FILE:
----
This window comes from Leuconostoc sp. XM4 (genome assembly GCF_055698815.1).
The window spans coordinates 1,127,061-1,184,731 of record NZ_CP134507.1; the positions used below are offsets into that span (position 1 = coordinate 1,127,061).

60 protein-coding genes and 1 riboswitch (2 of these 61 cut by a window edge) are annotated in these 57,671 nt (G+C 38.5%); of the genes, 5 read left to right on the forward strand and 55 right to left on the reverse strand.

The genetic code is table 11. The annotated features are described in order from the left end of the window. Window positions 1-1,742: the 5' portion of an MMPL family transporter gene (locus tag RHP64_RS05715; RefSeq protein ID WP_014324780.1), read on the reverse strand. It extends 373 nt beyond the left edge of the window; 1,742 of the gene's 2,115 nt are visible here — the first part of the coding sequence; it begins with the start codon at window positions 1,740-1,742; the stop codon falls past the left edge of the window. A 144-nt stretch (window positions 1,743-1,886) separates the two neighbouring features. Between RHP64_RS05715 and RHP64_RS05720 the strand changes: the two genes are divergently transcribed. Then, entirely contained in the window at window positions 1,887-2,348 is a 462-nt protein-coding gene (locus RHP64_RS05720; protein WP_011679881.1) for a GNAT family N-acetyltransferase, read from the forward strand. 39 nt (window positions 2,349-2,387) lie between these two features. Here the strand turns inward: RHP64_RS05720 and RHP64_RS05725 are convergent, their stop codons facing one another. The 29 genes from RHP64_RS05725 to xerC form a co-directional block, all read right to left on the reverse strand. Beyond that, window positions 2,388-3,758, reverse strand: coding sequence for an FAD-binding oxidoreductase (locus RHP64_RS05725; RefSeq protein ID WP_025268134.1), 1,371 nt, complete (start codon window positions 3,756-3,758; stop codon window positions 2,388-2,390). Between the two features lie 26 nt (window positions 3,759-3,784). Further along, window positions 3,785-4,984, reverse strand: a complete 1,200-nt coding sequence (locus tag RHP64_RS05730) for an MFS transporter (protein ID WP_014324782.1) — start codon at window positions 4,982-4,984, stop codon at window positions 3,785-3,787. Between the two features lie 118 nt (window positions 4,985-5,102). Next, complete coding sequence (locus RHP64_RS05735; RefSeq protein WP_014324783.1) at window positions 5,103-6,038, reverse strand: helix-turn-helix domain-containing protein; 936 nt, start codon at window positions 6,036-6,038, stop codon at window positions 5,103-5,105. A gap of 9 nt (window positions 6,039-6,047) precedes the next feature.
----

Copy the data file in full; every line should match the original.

This window comes from Leuconostoc sp. XM4 (genome assembly GCF_055698815.1).
The window spans coordinates 1,127,061-1,184,731 of record NZ_CP134507.1; the positions used below are offsets into that span (position 1 = coordinate 1,127,061).

60 protein-coding genes and 1 riboswitch (2 of these 61 cut by a window edge) are annotated in these 57,671 nt (G+C 38.5%); of the genes, 5 read left to right on the forward strand and 55 right to left on the reverse strand.

The genetic code is table 11. The annotated features are described in order from the left end of the window. Window positions 1-1,742: the 5' portion of an MMPL family transporter gene (locus tag RHP64_RS05715; RefSeq protein ID WP_014324780.1), read on the reverse strand. It extends 373 nt beyond the left edge of the window; 1,742 of the gene's 2,115 nt are visible here — the first part of the coding sequence; it begins with the start codon at window positions 1,740-1,742; the stop codon falls past the left edge of the window. A 144-nt stretch (window positions 1,743-1,886) separates the two neighbouring features. Between RHP64_RS05715 and RHP64_RS05720 the strand changes: the two genes are divergently transcribed. Then, entirely contained in the window at window positions 1,887-2,348 is a 462-nt protein-coding gene (locus RHP64_RS05720; protein WP_011679881.1) for a GNAT family N-acetyltransferase, read from the forward strand. 39 nt (window positions 2,349-2,387) lie between these two features. Here the strand turns inward: RHP64_RS05720 and RHP64_RS05725 are convergent, their stop codons facing one another. The 29 genes from RHP64_RS05725 to xerC form a co-directional block, all read right to left on the reverse strand. Beyond that, window positions 2,388-3,758, reverse strand: coding sequence for an FAD-binding oxidoreductase (locus RHP64_RS05725; RefSeq protein ID WP_025268134.1), 1,371 nt, complete (start codon window positions 3,756-3,758; stop codon window positions 2,388-2,390). Between the two features lie 26 nt (window positions 3,759-3,784). Further along, window positions 3,785-4,984, reverse strand: a complete 1,200-nt coding sequence (locus tag RHP64_RS05730) for an MFS transporter (protein ID WP_014324782.1) — start codon at window positions 4,982-4,984, stop codon at window positions 3,785-3,787. Between the two features lie 118 nt (window positions 4,985-5,102). Next, complete coding sequence (locus RHP64_RS05735; RefSeq protein WP_014324783.1) at window positions 5,103-6,038, reverse strand: helix-turn-helix domain-containing protein; 936 nt, start codon at window positions 6,036-6,038, stop codon at window positions 5,103-5,105. A gap of 9 nt (window positions 6,039-6,047) precedes the next feature.